INNOVATION

Facebook Messenger Wants To Be Your New Social Living Room

Soon, you won't even need to leave the app.

20/04/2017 9:35 AM AEST | Updated 20/04/2017 12:54 PM AEST

Prepare to start hearing that chirpy, slightly irritating yet satisfying 'ping' from Facebook Messenger more than you're used to.

Facebook's chat app is changing, and it wants to be your one-stop shop for everything from restaurant bookings and news headlines to finding that pair of 90s 'flatform sides' that just made a comeback.

One year after the launch of the Messenger Platform which introduced us to bots, the company announced 'Messenger Platform 2.0' at its annual developer conference.

We think of Messenger as being the new social living room for the world, where people can hang out, share, chat, play games or buy things, while being able to reach nearly everyone, wherever they are.David Marcus

With it comes a strong emphasis on connecting consumers with brands, businesses and developers without needing to leave the app.

What is a bot?

In case you're wondering, a bot is a general term for any form of software that can perform a simple task for you. Bots are imbedded artificial intelligence, for example speech-to-text processing, that can seemingly automate conversations and interactions.

This is not to be confused with the term 'chatbot'.

"We never called them chatbots," Messenger boss David Marcus said at the conference on Tuesday. "We called them bots. People took it too literally in the first three months that the future is going to be conversation."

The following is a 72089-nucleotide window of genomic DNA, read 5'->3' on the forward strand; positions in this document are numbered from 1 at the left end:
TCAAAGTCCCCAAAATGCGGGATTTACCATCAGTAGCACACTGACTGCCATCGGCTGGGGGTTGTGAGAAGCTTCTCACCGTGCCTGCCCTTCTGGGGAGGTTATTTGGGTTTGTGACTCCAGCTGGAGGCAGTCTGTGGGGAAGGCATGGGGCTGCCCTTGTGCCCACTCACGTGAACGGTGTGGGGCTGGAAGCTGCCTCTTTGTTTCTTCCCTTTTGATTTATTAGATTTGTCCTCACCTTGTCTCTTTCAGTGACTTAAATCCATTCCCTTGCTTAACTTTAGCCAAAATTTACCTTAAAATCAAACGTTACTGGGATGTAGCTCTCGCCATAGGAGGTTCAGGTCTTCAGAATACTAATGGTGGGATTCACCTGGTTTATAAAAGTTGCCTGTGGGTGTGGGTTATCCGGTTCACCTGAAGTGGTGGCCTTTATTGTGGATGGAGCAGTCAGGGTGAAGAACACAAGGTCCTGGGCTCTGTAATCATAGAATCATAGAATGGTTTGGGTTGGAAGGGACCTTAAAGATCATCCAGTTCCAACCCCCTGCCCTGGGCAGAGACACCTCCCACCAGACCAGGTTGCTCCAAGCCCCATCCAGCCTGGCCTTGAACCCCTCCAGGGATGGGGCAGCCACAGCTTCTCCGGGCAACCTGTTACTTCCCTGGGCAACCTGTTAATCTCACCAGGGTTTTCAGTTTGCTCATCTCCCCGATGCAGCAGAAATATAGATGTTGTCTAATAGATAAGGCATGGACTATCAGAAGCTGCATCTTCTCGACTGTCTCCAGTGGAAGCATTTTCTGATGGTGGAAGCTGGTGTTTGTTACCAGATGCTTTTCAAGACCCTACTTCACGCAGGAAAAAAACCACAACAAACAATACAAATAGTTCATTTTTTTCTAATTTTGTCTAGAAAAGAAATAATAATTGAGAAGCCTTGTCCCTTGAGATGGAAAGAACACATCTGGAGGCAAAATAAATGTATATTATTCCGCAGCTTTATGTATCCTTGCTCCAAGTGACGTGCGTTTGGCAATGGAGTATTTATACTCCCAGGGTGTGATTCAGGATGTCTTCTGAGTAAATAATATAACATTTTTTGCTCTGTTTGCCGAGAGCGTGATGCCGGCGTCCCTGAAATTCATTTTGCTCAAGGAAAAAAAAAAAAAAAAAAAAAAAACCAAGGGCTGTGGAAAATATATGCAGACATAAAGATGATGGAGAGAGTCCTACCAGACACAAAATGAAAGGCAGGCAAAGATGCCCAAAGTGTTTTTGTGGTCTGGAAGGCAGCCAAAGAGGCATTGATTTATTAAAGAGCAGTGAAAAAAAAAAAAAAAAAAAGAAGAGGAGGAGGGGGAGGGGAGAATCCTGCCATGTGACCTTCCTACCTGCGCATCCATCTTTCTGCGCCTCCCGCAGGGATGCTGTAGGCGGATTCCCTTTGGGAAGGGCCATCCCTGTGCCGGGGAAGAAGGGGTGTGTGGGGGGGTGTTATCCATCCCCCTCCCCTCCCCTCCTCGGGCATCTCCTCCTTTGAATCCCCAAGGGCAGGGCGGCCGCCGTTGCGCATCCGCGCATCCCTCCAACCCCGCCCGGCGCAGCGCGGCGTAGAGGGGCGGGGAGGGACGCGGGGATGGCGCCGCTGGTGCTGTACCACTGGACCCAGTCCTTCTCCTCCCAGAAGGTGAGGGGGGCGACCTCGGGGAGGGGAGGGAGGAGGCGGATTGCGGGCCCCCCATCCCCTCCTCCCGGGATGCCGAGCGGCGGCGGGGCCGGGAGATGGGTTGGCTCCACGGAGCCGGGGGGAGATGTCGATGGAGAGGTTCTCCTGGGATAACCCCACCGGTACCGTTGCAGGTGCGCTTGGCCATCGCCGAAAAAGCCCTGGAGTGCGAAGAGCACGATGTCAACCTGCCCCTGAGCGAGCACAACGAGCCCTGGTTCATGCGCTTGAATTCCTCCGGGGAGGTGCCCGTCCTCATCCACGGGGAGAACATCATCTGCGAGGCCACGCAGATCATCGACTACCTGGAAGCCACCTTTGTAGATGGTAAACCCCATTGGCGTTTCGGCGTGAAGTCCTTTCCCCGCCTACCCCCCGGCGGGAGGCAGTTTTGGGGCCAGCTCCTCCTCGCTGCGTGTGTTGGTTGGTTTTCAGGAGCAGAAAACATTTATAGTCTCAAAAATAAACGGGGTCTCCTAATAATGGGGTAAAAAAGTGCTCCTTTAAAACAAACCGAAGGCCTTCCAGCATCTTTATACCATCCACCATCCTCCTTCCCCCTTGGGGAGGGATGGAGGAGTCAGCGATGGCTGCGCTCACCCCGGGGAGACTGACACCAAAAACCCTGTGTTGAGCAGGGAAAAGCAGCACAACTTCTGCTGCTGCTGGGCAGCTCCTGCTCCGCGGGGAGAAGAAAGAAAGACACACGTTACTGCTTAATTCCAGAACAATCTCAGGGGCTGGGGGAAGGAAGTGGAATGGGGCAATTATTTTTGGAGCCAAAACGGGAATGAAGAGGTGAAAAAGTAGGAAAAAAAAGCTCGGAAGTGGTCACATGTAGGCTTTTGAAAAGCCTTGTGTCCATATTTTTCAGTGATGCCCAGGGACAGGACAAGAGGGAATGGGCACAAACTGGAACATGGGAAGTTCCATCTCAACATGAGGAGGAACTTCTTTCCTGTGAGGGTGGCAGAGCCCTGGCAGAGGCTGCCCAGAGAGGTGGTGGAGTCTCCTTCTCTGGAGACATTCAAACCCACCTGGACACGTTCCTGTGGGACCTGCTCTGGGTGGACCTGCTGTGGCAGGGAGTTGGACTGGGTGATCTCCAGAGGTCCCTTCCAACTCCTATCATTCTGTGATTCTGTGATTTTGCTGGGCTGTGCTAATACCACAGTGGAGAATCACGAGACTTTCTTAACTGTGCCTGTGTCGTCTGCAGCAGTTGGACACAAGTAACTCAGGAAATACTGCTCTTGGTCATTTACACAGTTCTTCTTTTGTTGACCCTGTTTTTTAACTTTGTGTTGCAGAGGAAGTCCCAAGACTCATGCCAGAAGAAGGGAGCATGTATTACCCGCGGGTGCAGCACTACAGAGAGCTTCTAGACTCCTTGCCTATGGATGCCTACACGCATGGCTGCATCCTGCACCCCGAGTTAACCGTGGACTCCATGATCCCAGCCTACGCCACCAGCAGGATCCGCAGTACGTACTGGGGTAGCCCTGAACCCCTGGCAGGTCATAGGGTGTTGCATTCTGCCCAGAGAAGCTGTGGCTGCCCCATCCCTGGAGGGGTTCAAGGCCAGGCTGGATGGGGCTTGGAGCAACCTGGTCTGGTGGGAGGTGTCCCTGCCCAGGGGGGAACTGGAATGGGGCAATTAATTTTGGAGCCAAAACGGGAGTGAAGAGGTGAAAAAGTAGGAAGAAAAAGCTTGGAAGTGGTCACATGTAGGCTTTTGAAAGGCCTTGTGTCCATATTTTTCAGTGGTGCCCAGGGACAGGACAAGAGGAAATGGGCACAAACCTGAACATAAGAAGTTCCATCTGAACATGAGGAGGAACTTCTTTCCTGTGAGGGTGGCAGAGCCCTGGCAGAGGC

And they're not replacing apps, either.

"What we're doing is very different," Marcus said.

So what's new with 'Messenger Platform 2.0'?

To start with, a whole lot of new bots. 100,000 of them, up from 33,000 in September last year.

Now reaching 1.2 billion people every month, Facebook Messenger's goal is to be "the new social living room for the world, where people can hang out, share, chat, play games or buy things, while being able to reach nearly everyone, wherever they are," Marcus said.

"Last year we set the foundation to create an ecosystem of developers and learned and iterated our way into finding what works. Now that we have enough developers and enough businesses responding to messages -- 65 million businesses and pages, nearly 20 million of them responding to messages every month -- it's about scale and getting those experiences in the hands of many more people."

A big change is the 'Discover tab', that can be accessed from the Messenger home screen. Users will be able to find their recently used bots and search for new, popular or featured ones.

The introduction of 'Parametric Messenger Codes' will allow businesses to utilise multiple QR codes when users are out and about. At a sport match? You can now order a drink by scanning the Messenger Code on the seat in front of you.

And then come a range of chat extensions, like extending bots to groups to enable group chats, share music, order food or split payments.

Excited about a new song you're loving? Messenger will now let you add a bot directly in a group threat and share that conversation with your Facebook friends. Get ready to see brands like Spotify and Open Table joining the party.

This could just be the beginning.

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